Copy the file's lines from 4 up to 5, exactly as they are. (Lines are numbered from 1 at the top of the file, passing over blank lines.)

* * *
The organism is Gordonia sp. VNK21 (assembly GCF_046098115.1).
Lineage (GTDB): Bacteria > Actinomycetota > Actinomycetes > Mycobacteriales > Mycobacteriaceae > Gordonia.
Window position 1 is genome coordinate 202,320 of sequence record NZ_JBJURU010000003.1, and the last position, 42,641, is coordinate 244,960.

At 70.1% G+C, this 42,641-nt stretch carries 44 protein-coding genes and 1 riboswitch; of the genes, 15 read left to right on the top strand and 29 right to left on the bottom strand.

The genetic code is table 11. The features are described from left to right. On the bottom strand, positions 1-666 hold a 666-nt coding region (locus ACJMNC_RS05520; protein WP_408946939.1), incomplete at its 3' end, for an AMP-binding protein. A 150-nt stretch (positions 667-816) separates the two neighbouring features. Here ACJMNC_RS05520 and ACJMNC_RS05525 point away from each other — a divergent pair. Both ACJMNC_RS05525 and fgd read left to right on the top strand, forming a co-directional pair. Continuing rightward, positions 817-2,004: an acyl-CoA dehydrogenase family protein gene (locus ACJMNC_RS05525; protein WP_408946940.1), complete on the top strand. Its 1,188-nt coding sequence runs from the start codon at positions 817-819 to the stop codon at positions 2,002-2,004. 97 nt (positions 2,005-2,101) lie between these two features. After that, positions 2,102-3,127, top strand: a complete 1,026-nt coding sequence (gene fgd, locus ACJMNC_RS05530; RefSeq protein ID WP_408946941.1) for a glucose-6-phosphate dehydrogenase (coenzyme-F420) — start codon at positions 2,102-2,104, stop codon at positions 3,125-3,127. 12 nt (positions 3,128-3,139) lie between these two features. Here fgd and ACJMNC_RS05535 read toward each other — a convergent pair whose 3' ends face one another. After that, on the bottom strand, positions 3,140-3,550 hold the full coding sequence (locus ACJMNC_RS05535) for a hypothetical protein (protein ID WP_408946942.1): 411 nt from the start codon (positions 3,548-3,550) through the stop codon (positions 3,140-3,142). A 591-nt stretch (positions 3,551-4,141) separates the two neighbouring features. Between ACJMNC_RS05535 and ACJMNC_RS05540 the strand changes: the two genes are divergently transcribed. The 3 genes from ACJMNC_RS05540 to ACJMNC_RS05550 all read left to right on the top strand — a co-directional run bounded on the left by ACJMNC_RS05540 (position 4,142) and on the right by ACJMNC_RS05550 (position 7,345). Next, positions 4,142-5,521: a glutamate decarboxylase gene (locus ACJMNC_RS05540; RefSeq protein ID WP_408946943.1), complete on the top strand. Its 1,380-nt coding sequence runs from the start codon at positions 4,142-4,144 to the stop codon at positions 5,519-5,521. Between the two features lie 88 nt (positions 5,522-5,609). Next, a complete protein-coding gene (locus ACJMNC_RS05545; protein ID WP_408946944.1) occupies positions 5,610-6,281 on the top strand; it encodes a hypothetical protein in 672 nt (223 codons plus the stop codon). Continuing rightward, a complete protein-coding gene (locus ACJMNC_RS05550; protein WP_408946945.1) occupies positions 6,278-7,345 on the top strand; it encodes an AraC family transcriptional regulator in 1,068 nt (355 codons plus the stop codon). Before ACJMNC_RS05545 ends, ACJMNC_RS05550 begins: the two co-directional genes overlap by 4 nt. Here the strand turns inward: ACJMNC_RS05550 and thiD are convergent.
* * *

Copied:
At 70.1% G+C, this 42,641-nt stretch carries 44 protein-coding genes and 1 riboswitch; of the genes, 15 read left to right on the top strand and 29 right to left on the bottom strand.

The genetic code is table 11. The features are described from left to right. On the bottom strand, positions 1-666 hold a 666-nt coding region (locus ACJMNC_RS05520; protein WP_408946939.1), incomplete at its 3' end, for an AMP-binding protein. A 150-nt stretch (positions 667-816) separates the two neighbouring features. Here ACJMNC_RS05520 and ACJMNC_RS05525 point away from each other — a divergent pair. Both ACJMNC_RS05525 and fgd read left to right on the top strand, forming a co-directional pair. Continuing rightward, positions 817-2,004: an acyl-CoA dehydrogenase family protein gene (locus ACJMNC_RS05525; protein WP_408946940.1), complete on the top strand. Its 1,188-nt coding sequence runs from the start codon at positions 817-819 to the stop codon at positions 2,002-2,004. 97 nt (positions 2,005-2,101) lie between these two features. After that, positions 2,102-3,127, top strand: a complete 1,026-nt coding sequence (gene fgd, locus ACJMNC_RS05530; RefSeq protein ID WP_408946941.1) for a glucose-6-phosphate dehydrogenase (coenzyme-F420) — start codon at positions 2,102-2,104, stop codon at positions 3,125-3,127. 12 nt (positions 3,128-3,139) lie between these two features. Here fgd and ACJMNC_RS05535 read toward each other — a convergent pair whose 3' ends face one another. After that, on the bottom strand, positions 3,140-3,550 hold the full coding sequence (locus ACJMNC_RS05535) for a hypothetical protein (protein ID WP_408946942.1): 411 nt from the start codon (positions 3,548-3,550) through the stop codon (positions 3,140-3,142). A 591-nt stretch (positions 3,551-4,141) separates the two neighbouring features. Between ACJMNC_RS05535 and ACJMNC_RS05540 the strand changes: the two genes are divergently transcribed. The 3 genes from ACJMNC_RS05540 to ACJMNC_RS05550 all read left to right on the top strand — a co-directional run bounded on the left by ACJMNC_RS05540 (position 4,142) and on the right by ACJMNC_RS05550 (position 7,345). Next, positions 4,142-5,521: a glutamate decarboxylase gene (locus ACJMNC_RS05540; RefSeq protein ID WP_408946943.1), complete on the top strand. Its 1,380-nt coding sequence runs from the start codon at positions 4,142-4,144 to the stop codon at positions 5,519-5,521. Between the two features lie 88 nt (positions 5,522-5,609). Next, a complete protein-coding gene (locus ACJMNC_RS05545; protein ID WP_408946944.1) occupies positions 5,610-6,281 on the top strand; it encodes a hypothetical protein in 672 nt (223 codons plus the stop codon). Continuing rightward, a complete protein-coding gene (locus ACJMNC_RS05550; protein WP_408946945.1) occupies positions 6,278-7,345 on the top strand; it encodes an AraC family transcriptional regulator in 1,068 nt (355 codons plus the stop codon). Before ACJMNC_RS05545 ends, ACJMNC_RS05550 begins: the two co-directional genes overlap by 4 nt. Here the strand turns inward: ACJMNC_RS05550 and thiD are convergent.